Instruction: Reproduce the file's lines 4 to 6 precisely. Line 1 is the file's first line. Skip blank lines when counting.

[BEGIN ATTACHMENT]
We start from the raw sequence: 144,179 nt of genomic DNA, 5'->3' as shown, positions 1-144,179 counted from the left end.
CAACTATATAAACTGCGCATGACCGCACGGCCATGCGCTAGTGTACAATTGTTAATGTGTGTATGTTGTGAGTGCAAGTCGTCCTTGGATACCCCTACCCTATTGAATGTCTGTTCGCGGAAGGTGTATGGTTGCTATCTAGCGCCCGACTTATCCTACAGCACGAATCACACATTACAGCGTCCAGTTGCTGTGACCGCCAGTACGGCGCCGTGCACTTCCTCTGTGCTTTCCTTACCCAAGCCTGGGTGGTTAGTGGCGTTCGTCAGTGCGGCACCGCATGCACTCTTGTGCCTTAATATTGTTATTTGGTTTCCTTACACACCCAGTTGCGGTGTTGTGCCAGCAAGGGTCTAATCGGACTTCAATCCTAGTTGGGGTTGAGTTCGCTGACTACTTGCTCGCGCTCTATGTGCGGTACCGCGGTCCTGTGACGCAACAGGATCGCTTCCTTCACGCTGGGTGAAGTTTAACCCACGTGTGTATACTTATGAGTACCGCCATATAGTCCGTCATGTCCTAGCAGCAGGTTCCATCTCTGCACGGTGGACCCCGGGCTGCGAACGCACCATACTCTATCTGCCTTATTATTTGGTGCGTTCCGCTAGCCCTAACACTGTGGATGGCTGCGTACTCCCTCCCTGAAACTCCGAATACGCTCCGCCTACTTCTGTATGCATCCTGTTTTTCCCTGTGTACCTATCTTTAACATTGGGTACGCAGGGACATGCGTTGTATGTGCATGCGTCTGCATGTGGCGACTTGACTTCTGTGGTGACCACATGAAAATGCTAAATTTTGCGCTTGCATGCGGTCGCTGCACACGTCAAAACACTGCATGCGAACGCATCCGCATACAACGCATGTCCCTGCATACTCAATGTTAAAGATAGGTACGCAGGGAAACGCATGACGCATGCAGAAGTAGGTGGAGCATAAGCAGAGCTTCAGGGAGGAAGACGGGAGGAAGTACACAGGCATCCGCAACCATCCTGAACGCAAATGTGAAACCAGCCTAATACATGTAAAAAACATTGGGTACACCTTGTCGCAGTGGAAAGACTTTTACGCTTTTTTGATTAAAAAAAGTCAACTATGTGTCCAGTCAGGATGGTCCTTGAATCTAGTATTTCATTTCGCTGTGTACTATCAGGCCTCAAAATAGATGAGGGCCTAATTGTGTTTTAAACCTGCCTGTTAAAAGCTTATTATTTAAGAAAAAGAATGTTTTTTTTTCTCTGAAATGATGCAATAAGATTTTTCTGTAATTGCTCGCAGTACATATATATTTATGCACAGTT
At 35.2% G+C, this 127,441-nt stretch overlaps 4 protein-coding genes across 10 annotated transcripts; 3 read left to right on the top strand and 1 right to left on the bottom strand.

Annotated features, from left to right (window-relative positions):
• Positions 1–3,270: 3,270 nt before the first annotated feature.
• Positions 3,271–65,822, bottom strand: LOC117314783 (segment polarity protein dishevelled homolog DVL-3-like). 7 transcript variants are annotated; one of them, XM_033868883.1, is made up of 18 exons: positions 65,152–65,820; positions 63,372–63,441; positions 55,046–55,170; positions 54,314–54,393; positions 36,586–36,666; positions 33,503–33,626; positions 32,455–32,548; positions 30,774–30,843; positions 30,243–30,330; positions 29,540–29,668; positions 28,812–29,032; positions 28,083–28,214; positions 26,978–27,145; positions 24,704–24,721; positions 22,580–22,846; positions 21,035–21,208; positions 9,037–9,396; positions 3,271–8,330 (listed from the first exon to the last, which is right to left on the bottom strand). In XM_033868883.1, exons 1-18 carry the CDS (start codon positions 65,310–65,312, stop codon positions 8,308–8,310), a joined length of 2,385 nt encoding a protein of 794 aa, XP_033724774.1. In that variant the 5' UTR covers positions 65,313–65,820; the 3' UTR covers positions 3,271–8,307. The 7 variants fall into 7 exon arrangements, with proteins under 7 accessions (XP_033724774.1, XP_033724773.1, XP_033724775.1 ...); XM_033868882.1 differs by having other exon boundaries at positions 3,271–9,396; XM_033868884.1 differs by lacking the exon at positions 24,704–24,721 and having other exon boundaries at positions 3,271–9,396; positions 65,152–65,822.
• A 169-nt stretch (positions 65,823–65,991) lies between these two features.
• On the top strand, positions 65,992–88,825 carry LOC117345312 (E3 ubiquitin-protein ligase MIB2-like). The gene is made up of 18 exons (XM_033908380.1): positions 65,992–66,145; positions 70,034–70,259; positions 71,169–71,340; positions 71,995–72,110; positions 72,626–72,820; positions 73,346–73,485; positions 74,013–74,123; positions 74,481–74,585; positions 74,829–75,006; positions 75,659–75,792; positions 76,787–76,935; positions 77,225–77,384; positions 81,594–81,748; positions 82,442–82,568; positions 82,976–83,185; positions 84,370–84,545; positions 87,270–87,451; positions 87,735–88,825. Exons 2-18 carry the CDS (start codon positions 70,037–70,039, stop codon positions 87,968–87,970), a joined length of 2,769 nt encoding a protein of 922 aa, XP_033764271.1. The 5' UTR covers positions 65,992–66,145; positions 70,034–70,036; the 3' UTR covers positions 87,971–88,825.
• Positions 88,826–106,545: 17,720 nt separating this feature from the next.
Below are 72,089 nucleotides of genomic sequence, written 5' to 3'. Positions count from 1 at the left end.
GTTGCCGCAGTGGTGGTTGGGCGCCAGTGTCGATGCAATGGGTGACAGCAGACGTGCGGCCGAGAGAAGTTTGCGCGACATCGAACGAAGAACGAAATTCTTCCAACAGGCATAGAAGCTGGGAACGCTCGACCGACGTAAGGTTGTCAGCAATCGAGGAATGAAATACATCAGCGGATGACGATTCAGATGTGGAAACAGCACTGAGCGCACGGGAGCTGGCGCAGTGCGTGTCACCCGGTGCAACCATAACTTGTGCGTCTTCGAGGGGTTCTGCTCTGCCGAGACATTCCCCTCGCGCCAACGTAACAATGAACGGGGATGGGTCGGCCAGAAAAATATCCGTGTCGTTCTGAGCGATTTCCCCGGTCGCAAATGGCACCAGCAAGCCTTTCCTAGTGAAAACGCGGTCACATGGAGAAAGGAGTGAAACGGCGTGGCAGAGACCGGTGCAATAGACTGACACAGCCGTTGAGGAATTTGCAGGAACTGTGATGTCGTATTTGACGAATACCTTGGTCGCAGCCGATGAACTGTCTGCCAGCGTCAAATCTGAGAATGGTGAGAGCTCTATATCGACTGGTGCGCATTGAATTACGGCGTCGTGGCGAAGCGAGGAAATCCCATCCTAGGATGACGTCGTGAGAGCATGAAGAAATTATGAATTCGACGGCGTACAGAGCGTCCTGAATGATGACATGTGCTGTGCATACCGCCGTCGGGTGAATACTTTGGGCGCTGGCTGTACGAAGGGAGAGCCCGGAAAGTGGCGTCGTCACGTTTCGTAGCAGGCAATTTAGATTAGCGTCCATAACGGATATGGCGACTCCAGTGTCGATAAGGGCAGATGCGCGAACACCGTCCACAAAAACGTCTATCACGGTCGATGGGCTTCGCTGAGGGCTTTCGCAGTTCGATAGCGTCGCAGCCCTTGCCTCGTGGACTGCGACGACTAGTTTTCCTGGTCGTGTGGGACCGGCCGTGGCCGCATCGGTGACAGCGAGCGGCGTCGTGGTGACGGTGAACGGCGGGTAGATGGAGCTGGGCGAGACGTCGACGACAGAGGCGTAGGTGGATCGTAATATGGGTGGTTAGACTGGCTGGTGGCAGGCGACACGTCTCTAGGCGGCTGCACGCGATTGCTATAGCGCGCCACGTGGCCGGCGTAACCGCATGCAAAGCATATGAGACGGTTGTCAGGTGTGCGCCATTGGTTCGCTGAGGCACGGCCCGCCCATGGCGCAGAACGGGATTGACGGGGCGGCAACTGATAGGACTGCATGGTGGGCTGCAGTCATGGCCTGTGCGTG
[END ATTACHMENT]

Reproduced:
Annotated features, from left to right (window-relative positions):
• Positions 1–3,270: 3,270 nt before the first annotated feature.
• Positions 3,271–65,822, bottom strand: LOC117314783 (segment polarity protein dishevelled homolog DVL-3-like). 7 transcript variants are annotated; one of them, XM_033868883.1, is made up of 18 exons: positions 65,152–65,820; positions 63,372–63,441; positions 55,046–55,170; positions 54,314–54,393; positions 36,586–36,666; positions 33,503–33,626; positions 32,455–32,548; positions 30,774–30,843; positions 30,243–30,330; positions 29,540–29,668; positions 28,812–29,032; positions 28,083–28,214; positions 26,978–27,145; positions 24,704–24,721; positions 22,580–22,846; positions 21,035–21,208; positions 9,037–9,396; positions 3,271–8,330 (listed from the first exon to the last, which is right to left on the bottom strand). In XM_033868883.1, exons 1-18 carry the CDS (start codon positions 65,310–65,312, stop codon positions 8,308–8,310), a joined length of 2,385 nt encoding a protein of 794 aa, XP_033724774.1. In that variant the 5' UTR covers positions 65,313–65,820; the 3' UTR covers positions 3,271–8,307. The 7 variants fall into 7 exon arrangements, with proteins under 7 accessions (XP_033724774.1, XP_033724773.1, XP_033724775.1 ...); XM_033868882.1 differs by having other exon boundaries at positions 3,271–9,396; XM_033868884.1 differs by lacking the exon at positions 24,704–24,721 and having other exon boundaries at positions 3,271–9,396; positions 65,152–65,822.